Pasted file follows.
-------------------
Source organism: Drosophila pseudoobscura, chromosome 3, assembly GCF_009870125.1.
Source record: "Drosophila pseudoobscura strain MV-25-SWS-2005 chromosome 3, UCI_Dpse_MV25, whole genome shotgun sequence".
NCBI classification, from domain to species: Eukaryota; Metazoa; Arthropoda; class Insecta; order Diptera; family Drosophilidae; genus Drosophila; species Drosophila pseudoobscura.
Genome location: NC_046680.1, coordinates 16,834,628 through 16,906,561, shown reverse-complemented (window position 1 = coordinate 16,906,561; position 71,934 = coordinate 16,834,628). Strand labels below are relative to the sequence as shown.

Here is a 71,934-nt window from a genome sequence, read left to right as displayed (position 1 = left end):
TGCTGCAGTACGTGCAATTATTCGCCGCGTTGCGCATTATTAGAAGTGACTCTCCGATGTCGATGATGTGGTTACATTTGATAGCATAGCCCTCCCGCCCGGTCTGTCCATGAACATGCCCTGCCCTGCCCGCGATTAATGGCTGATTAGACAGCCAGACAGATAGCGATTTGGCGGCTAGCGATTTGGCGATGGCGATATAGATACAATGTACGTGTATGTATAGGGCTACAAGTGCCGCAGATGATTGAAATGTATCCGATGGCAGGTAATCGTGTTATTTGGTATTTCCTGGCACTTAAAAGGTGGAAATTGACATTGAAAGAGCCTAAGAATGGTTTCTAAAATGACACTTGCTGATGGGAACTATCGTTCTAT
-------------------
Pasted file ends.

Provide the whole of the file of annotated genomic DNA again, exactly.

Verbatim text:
Source organism: Drosophila pseudoobscura, chromosome 3, assembly GCF_009870125.1.
Source record: "Drosophila pseudoobscura strain MV-25-SWS-2005 chromosome 3, UCI_Dpse_MV25, whole genome shotgun sequence".
NCBI classification, from domain to species: Eukaryota; Metazoa; Arthropoda; class Insecta; order Diptera; family Drosophilidae; genus Drosophila; species Drosophila pseudoobscura.
Genome location: NC_046680.1, coordinates 16,834,628 through 16,906,561, shown reverse-complemented (window position 1 = coordinate 16,906,561; position 71,934 = coordinate 16,834,628). Strand labels below are relative to the sequence as shown.

Here is a 71,934-nt window from a genome sequence, read left to right as displayed (position 1 = left end):
TGCTGCAGTACGTGCAATTATTCGCCGCGTTGCGCATTATTAGAAGTGACTCTCCGATGTCGATGATGTGGTTACATTTGATAGCATAGCCCTCCCGCCCGGTCTGTCCATGAACATGCCCTGCCCTGCCCGCGATTAATGGCTGATTAGACAGCCAGACAGATAGCGATTTGGCGGCTAGCGATTTGGCGATGGCGATATAGATACAATGTACGTGTATGTATAGGGCTACAAGTGCCGCAGATGATTGAAATGTATCCGATGGCAGGTAATCGTGTTATTTGGTATTTCCTGGCACTTAAAAGGTGGAAATTGACATTGAAAGAGCCTAAGAATGGTTTCTAAAATGACACTTGCTGATGGGAACTATCGTTCTAT